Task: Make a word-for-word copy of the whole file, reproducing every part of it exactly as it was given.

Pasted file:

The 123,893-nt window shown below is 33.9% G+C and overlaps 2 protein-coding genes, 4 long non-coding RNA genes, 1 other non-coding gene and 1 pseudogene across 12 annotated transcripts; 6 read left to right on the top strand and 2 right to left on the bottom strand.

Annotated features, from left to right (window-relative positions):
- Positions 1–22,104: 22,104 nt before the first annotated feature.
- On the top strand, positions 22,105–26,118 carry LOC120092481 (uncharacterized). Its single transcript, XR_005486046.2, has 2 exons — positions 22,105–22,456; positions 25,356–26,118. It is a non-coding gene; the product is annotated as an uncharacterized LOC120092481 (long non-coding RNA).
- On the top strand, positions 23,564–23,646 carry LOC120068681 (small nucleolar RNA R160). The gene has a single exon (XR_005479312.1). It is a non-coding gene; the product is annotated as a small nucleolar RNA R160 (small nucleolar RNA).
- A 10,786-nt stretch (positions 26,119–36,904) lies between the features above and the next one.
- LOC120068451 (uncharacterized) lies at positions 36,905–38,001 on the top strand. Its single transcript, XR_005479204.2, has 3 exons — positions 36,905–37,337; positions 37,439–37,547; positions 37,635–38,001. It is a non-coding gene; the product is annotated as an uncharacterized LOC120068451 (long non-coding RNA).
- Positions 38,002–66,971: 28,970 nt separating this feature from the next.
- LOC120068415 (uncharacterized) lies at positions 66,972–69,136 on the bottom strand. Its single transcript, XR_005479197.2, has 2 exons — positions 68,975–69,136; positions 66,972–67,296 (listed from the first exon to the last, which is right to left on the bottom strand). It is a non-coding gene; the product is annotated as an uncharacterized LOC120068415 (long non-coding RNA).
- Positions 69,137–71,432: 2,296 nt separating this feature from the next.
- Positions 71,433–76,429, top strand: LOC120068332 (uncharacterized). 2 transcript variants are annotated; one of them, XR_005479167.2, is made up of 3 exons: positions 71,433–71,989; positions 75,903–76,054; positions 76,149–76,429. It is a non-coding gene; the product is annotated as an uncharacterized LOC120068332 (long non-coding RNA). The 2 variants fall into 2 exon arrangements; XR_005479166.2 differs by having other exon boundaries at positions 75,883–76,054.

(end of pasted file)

The 123,893-nt window shown below is 33.9% G+C and overlaps 2 protein-coding genes, 4 long non-coding RNA genes, 1 other non-coding gene and 1 pseudogene across 12 annotated transcripts; 6 read left to right on the top strand and 2 right to left on the bottom strand.

Annotated features, from left to right (window-relative positions):
- Positions 1–22,104: 22,104 nt before the first annotated feature.
- On the top strand, positions 22,105–26,118 carry LOC120092481 (uncharacterized). Its single transcript, XR_005486046.2, has 2 exons — positions 22,105–22,456; positions 25,356–26,118. It is a non-coding gene; the product is annotated as an uncharacterized LOC120092481 (long non-coding RNA).
- On the top strand, positions 23,564–23,646 carry LOC120068681 (small nucleolar RNA R160). The gene has a single exon (XR_005479312.1). It is a non-coding gene; the product is annotated as a small nucleolar RNA R160 (small nucleolar RNA).
- A 10,786-nt stretch (positions 26,119–36,904) lies between the features above and the next one.
- LOC120068451 (uncharacterized) lies at positions 36,905–38,001 on the top strand. Its single transcript, XR_005479204.2, has 3 exons — positions 36,905–37,337; positions 37,439–37,547; positions 37,635–38,001. It is a non-coding gene; the product is annotated as an uncharacterized LOC120068451 (long non-coding RNA).
- Positions 38,002–66,971: 28,970 nt separating this feature from the next.
- LOC120068415 (uncharacterized) lies at positions 66,972–69,136 on the bottom strand. Its single transcript, XR_005479197.2, has 2 exons — positions 68,975–69,136; positions 66,972–67,296 (listed from the first exon to the last, which is right to left on the bottom strand). It is a non-coding gene; the product is annotated as an uncharacterized LOC120068415 (long non-coding RNA).
- Positions 69,137–71,432: 2,296 nt separating this feature from the next.
- Positions 71,433–76,429, top strand: LOC120068332 (uncharacterized). 2 transcript variants are annotated; one of them, XR_005479167.2, is made up of 3 exons: positions 71,433–71,989; positions 75,903–76,054; positions 76,149–76,429. It is a non-coding gene; the product is annotated as an uncharacterized LOC120068332 (long non-coding RNA). The 2 variants fall into 2 exon arrangements; XR_005479166.2 differs by having other exon boundaries at positions 75,883–76,054.